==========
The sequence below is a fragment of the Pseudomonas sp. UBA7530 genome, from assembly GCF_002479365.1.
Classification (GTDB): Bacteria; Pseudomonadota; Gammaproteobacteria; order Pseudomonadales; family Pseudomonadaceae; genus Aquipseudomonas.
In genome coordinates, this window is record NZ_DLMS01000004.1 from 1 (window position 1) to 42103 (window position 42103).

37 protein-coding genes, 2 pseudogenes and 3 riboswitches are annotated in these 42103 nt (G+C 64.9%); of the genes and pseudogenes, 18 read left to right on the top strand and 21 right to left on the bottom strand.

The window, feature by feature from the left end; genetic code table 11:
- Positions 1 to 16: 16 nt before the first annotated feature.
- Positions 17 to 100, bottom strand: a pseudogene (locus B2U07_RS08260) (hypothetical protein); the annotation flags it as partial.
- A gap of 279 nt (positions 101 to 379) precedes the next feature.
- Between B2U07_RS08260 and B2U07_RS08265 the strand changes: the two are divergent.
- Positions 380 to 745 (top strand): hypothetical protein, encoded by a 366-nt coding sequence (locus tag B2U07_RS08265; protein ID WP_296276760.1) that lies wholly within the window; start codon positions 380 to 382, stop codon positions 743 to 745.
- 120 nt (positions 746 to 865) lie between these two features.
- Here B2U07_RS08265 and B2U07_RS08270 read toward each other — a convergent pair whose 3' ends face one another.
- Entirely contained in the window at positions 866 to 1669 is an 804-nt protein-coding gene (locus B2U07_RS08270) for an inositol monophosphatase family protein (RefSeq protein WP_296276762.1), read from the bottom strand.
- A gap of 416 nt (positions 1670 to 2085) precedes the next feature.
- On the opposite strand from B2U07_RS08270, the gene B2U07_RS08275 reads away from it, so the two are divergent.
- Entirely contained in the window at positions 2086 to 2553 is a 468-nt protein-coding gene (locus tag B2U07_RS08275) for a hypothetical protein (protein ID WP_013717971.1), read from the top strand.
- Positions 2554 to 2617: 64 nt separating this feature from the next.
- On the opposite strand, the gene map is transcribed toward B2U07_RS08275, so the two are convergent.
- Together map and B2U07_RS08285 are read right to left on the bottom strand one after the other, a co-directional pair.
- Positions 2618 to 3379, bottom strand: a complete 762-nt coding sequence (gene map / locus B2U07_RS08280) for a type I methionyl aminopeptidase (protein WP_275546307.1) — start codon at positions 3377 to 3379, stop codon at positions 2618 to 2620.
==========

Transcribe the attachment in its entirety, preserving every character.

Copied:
The sequence below is a fragment of the Pseudomonas sp. UBA7530 genome, from assembly GCF_002479365.1.
Classification (GTDB): Bacteria; Pseudomonadota; Gammaproteobacteria; order Pseudomonadales; family Pseudomonadaceae; genus Aquipseudomonas.
In genome coordinates, this window is record NZ_DLMS01000004.1 from 1 (window position 1) to 42103 (window position 42103).

37 protein-coding genes, 2 pseudogenes and 3 riboswitches are annotated in these 42103 nt (G+C 64.9%); of the genes and pseudogenes, 18 read left to right on the top strand and 21 right to left on the bottom strand.

The window, feature by feature from the left end; genetic code table 11:
- Positions 1 to 16: 16 nt before the first annotated feature.
- Positions 17 to 100, bottom strand: a pseudogene (locus B2U07_RS08260) (hypothetical protein); the annotation flags it as partial.
- A gap of 279 nt (positions 101 to 379) precedes the next feature.
- Between B2U07_RS08260 and B2U07_RS08265 the strand changes: the two are divergent.
- Positions 380 to 745 (top strand): hypothetical protein, encoded by a 366-nt coding sequence (locus tag B2U07_RS08265; protein ID WP_296276760.1) that lies wholly within the window; start codon positions 380 to 382, stop codon positions 743 to 745.
- 120 nt (positions 746 to 865) lie between these two features.
- Here B2U07_RS08265 and B2U07_RS08270 read toward each other — a convergent pair whose 3' ends face one another.
- Entirely contained in the window at positions 866 to 1669 is an 804-nt protein-coding gene (locus B2U07_RS08270) for an inositol monophosphatase family protein (RefSeq protein WP_296276762.1), read from the bottom strand.
- A gap of 416 nt (positions 1670 to 2085) precedes the next feature.
- On the opposite strand from B2U07_RS08270, the gene B2U07_RS08275 reads away from it, so the two are divergent.
- Entirely contained in the window at positions 2086 to 2553 is a 468-nt protein-coding gene (locus tag B2U07_RS08275) for a hypothetical protein (protein ID WP_013717971.1), read from the top strand.
- Positions 2554 to 2617: 64 nt separating this feature from the next.
- On the opposite strand, the gene map is transcribed toward B2U07_RS08275, so the two are convergent.
- Together map and B2U07_RS08285 are read right to left on the bottom strand one after the other, a co-directional pair.
- Positions 2618 to 3379, bottom strand: a complete 762-nt coding sequence (gene map / locus B2U07_RS08280) for a type I methionyl aminopeptidase (protein WP_275546307.1) — start codon at positions 3377 to 3379, stop codon at positions 2618 to 2620.